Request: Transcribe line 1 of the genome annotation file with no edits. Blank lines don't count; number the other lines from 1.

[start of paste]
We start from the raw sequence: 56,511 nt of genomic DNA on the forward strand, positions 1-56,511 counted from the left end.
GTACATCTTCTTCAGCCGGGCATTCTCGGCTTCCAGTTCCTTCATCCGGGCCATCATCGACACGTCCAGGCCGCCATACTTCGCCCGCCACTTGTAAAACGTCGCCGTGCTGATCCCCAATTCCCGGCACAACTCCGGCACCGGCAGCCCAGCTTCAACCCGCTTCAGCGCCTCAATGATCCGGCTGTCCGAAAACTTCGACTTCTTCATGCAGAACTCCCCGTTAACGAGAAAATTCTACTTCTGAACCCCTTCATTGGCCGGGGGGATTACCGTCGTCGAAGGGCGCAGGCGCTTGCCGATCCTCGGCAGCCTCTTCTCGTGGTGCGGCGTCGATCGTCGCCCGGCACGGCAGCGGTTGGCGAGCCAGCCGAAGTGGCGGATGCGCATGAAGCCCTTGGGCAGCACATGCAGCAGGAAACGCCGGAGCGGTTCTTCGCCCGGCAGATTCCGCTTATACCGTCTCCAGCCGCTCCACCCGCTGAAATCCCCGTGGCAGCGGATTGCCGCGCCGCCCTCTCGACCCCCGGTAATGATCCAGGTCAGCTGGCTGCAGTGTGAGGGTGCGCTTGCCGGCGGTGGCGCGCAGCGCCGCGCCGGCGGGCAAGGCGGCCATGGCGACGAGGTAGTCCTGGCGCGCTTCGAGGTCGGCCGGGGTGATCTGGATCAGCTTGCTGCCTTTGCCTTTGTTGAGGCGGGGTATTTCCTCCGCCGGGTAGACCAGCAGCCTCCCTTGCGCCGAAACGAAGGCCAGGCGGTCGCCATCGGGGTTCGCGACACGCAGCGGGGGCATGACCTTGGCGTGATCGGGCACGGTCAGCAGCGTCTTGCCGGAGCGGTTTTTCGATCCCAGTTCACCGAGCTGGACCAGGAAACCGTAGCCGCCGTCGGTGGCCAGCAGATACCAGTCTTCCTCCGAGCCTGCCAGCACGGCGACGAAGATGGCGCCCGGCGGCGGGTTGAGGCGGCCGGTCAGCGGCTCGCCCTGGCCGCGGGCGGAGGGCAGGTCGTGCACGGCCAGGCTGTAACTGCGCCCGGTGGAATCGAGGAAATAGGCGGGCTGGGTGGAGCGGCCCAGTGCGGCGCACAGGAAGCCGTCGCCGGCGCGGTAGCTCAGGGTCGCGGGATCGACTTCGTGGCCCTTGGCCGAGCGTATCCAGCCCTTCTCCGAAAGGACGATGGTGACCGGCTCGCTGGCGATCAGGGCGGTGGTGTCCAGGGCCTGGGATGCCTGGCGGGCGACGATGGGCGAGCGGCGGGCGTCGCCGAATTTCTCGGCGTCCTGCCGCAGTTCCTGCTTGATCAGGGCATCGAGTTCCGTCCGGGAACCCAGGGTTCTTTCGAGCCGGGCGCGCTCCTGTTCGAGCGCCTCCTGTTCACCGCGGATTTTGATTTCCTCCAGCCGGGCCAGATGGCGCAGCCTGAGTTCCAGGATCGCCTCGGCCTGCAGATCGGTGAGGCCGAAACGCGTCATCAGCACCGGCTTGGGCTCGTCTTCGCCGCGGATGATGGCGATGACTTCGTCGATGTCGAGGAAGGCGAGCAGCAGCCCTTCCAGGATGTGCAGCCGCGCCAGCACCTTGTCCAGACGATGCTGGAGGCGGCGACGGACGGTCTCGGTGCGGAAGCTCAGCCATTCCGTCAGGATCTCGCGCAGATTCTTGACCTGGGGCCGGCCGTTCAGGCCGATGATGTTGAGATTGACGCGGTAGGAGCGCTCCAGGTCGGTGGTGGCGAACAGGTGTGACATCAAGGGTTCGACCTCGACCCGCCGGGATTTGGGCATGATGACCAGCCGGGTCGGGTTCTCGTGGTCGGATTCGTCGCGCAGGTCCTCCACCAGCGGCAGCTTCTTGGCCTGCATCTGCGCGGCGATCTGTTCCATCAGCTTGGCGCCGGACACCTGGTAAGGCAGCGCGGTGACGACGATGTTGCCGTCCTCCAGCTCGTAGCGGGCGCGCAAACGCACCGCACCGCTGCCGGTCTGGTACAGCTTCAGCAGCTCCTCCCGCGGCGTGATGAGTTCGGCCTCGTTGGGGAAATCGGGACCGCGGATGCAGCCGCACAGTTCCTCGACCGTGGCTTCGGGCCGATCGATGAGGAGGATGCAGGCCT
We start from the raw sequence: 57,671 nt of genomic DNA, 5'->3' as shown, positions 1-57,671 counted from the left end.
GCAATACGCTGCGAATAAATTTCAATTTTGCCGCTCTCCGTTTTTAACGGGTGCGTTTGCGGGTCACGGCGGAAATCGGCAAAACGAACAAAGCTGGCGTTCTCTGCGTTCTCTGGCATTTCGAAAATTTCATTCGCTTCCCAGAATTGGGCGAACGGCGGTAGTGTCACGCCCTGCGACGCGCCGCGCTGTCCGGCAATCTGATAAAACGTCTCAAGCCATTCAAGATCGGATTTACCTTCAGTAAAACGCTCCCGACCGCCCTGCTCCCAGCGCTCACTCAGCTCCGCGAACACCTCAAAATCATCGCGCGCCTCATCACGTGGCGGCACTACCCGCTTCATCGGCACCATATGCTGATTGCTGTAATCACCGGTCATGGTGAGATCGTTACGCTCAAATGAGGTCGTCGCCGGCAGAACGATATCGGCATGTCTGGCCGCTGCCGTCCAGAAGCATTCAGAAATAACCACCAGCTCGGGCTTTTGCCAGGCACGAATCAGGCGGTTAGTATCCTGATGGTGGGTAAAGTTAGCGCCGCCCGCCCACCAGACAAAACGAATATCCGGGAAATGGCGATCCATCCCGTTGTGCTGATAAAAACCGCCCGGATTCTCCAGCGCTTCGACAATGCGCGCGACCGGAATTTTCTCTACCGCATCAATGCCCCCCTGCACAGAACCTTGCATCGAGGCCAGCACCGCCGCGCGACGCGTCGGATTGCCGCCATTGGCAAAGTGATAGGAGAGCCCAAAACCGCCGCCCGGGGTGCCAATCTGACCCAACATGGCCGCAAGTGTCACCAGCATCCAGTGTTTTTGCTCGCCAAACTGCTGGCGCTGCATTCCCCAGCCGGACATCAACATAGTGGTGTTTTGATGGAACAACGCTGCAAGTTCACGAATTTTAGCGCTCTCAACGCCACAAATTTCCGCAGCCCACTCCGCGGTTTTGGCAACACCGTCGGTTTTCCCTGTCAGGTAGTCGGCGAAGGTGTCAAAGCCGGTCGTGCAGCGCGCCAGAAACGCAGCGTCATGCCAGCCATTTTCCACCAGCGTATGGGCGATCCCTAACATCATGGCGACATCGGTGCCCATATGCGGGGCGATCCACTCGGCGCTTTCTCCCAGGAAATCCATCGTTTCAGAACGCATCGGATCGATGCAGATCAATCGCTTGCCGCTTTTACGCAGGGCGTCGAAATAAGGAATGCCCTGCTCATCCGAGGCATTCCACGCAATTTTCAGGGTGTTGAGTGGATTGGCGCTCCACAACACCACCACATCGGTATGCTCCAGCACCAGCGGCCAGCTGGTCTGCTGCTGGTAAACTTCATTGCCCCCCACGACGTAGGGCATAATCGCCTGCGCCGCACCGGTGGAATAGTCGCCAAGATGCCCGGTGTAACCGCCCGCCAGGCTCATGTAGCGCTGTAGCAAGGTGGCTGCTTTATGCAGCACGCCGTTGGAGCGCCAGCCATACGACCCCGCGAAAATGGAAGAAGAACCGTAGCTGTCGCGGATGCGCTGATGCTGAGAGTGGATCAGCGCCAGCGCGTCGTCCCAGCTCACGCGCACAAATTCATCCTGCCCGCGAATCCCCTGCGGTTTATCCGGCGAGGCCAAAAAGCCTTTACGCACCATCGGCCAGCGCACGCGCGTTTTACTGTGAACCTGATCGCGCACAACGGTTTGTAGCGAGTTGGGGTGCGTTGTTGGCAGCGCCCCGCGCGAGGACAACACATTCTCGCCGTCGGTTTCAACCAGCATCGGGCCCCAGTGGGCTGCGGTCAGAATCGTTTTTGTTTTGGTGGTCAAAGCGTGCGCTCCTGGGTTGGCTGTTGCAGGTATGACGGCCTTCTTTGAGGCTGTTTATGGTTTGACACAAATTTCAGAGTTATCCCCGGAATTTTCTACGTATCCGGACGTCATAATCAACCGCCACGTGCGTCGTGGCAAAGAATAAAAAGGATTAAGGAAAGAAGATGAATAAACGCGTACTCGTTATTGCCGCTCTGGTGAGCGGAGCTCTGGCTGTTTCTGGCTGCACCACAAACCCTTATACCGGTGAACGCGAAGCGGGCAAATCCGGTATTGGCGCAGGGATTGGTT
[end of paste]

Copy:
We start from the raw sequence: 56,511 nt of genomic DNA on the forward strand, positions 1-56,511 counted from the left end.